READ FOR NZ BOOK AWARDS
The memoir of writer Patricia Grace
❝Patricia Grace is a stalwart of New Zealand literature and someone whose work I have read a lot of and deeply admired. So her memoir was always going to be a hit for me.
Through this memoir, not only did I get to re-live the books I’ve enjoyed and discover more about how they came to be, I also learnt more about Grace herself. In particular how she has been a staunch advocate of equal treatment for all, and of morals in literature. She relays these hurdles with humility and grace and allows the reader to form their own opinions on the events that make up her past.
We learn that as a primary school teacher, Grace moved about the country, working in many small, rural settings. From here her desire to write traditional stories for children was harnessed. Yet not only was she happy to have been published, she insisted on Te Reo versions too, refused to add glossaries of the Reo words in the English versions and challenged the damaging stereotypes of Māori she found in other published works. This memoir demonstrates how much time and effort she spent in normalising the use of Te Reo Māori in literature and shows we have so much to be grateful to her for. Who knows where the acceptance of Reo in fiction would be now if it wasn’t for her standing up for it all those decades ago.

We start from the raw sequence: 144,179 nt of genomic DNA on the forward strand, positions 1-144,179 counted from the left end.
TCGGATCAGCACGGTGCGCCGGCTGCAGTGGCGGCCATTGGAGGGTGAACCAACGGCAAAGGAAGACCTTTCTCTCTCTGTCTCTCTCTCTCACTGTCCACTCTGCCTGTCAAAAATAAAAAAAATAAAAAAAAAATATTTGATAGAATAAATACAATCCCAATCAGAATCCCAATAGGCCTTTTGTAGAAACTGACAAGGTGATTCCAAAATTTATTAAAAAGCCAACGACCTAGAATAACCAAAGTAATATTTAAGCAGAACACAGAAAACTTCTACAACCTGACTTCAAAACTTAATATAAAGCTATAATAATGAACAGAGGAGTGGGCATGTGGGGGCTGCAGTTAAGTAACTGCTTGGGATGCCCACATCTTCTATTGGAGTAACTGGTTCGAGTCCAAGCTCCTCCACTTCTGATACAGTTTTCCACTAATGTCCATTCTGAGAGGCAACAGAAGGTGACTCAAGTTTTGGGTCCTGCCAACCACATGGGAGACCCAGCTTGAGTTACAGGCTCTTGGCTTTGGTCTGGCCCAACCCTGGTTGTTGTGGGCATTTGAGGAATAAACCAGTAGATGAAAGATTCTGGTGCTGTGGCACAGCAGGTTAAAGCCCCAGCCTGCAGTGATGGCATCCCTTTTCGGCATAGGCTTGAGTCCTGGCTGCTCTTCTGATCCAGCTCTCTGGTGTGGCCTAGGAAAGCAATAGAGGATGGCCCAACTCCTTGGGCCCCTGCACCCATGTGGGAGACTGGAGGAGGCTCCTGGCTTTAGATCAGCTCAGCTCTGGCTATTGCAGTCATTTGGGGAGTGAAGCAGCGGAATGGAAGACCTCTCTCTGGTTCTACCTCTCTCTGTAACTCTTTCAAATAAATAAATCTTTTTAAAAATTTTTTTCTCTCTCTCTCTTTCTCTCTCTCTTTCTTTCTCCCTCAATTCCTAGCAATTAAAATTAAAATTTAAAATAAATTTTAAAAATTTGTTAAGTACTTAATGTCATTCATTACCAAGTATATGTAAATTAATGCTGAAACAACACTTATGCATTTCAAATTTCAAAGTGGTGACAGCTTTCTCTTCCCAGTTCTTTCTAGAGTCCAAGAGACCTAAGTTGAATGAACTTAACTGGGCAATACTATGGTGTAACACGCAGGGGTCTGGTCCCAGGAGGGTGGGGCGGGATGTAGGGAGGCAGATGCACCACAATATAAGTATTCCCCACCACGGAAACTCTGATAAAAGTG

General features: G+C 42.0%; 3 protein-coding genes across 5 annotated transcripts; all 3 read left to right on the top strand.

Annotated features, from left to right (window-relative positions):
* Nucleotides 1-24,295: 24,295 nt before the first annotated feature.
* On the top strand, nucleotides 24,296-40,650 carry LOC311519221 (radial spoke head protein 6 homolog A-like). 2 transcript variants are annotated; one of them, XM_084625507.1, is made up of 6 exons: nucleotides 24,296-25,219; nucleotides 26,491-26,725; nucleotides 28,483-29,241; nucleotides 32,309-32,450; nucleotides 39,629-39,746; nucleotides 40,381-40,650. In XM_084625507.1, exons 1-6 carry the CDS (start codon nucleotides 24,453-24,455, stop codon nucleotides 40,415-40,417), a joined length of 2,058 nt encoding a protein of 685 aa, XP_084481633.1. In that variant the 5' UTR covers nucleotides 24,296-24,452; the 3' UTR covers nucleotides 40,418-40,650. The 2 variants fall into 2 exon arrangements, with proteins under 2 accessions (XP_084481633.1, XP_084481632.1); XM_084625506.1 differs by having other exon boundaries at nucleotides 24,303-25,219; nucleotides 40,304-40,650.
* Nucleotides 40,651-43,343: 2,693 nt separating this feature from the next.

The book is not just about a writer. It is about a woman. And a Māori person. As expected, 80 years lived as all of these things is going to incite many anecdotes that range across the spectrum of emotion. The racism inherent in New Zealand back when Grace was a young woman was at its worst and she relays this, emphasising how it was wrong, yet analysing it so it becomes a learning experience which we can all take from as we hope and strive for better.
The book has beautiful photographs and quotes from her books, too, which reinforce her connection to the language, the land and the people for whom she wrote.
An important book that is much about our history as it is about hers. – Rachel